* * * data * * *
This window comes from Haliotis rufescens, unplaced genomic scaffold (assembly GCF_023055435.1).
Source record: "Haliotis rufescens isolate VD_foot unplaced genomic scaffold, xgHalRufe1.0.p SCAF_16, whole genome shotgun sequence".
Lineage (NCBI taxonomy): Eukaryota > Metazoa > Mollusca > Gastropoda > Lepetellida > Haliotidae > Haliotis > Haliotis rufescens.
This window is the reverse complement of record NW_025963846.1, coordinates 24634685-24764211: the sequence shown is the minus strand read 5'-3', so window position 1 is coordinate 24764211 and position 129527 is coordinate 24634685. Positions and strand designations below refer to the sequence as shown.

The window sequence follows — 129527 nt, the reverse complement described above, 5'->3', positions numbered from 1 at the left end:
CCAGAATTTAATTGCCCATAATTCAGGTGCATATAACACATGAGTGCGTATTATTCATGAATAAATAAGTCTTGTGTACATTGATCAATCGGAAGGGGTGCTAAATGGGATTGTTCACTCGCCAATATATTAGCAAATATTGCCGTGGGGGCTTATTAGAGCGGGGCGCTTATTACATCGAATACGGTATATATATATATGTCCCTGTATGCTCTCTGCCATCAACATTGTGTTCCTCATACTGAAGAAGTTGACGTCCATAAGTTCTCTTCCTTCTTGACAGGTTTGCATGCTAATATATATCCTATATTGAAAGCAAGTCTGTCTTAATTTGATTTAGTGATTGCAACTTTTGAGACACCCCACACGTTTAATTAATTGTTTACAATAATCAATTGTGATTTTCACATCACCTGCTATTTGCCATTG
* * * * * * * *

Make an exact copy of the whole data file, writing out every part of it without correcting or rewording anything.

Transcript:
This window comes from Haliotis rufescens, unplaced genomic scaffold (assembly GCF_023055435.1).
Source record: "Haliotis rufescens isolate VD_foot unplaced genomic scaffold, xgHalRufe1.0.p SCAF_16, whole genome shotgun sequence".
Lineage (NCBI taxonomy): Eukaryota > Metazoa > Mollusca > Gastropoda > Lepetellida > Haliotidae > Haliotis > Haliotis rufescens.
This window is the reverse complement of record NW_025963846.1, coordinates 24634685-24764211: the sequence shown is the minus strand read 5'-3', so window position 1 is coordinate 24764211 and position 129527 is coordinate 24634685. Positions and strand designations below refer to the sequence as shown.

The window sequence follows — 129527 nt, the reverse complement described above, 5'->3', positions numbered from 1 at the left end:
CCAGAATTTAATTGCCCATAATTCAGGTGCATATAACACATGAGTGCGTATTATTCATGAATAAATAAGTCTTGTGTACATTGATCAATCGGAAGGGGTGCTAAATGGGATTGTTCACTCGCCAATATATTAGCAAATATTGCCGTGGGGGCTTATTAGAGCGGGGCGCTTATTACATCGAATACGGTATATATATATATGTCCCTGTATGCTCTCTGCCATCAACATTGTGTTCCTCATACTGAAGAAGTTGACGTCCATAAGTTCTCTTCCTTCTTGACAGGTTTGCATGCTAATATATATCCTATATTGAAAGCAAGTCTGTCTTAATTTGATTTAGTGATTGCAACTTTTGAGACACCCCACACGTTTAATTAATTGTTTACAATAATCAATTGTGATTTTCACATCACCTGCTATTTGCCATTG